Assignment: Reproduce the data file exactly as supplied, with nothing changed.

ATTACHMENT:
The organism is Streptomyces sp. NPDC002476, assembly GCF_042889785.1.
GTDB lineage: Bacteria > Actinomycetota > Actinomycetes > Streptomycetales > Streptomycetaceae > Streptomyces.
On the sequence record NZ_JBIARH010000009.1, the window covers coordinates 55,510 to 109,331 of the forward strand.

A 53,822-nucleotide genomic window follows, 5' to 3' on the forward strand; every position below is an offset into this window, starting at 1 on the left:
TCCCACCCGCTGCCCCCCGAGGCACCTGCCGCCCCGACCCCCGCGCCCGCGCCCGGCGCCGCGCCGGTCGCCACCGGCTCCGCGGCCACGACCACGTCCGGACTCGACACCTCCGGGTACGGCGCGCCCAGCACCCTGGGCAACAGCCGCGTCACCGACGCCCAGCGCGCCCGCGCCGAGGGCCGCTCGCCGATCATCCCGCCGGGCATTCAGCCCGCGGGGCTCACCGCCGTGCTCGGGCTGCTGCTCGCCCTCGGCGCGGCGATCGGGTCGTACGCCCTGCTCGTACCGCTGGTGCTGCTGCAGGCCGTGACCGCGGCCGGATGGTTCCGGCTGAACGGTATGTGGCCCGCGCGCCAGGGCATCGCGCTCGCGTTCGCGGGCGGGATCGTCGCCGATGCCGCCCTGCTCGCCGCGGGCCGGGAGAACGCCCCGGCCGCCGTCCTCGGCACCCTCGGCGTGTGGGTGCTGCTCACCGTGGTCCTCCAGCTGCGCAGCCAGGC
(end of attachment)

The organism is Streptomyces sp. NPDC002476, assembly GCF_042889785.1.
GTDB lineage: Bacteria > Actinomycetota > Actinomycetes > Streptomycetales > Streptomycetaceae > Streptomyces.
On the sequence record NZ_JBIARH010000009.1, the window covers coordinates 55,510 to 109,331 of the forward strand.

A 53,822-nucleotide genomic window follows, 5' to 3' on the forward strand; every position below is an offset into this window, starting at 1 on the left:
TCCCACCCGCTGCCCCCCGAGGCACCTGCCGCCCCGACCCCCGCGCCCGCGCCCGGCGCCGCGCCGGTCGCCACCGGCTCCGCGGCCACGACCACGTCCGGACTCGACACCTCCGGGTACGGCGCGCCCAGCACCCTGGGCAACAGCCGCGTCACCGACGCCCAGCGCGCCCGCGCCGAGGGCCGCTCGCCGATCATCCCGCCGGGCATTCAGCCCGCGGGGCTCACCGCCGTGCTCGGGCTGCTGCTCGCCCTCGGCGCGGCGATCGGGTCGTACGCCCTGCTCGTACCGCTGGTGCTGCTGCAGGCCGTGACCGCGGCCGGATGGTTCCGGCTGAACGGTATGTGGCCCGCGCGCCAGGGCATCGCGCTCGCGTTCGCGGGCGGGATCGTCGCCGATGCCGCCCTGCTCGCCGCGGGCCGGGAGAACGCCCCGGCCGCCGTCCTCGGCACCCTCGGCGTGTGGGTGCTGCTCACCGTGGTCCTCCAGCTGCGCAGCCAGGC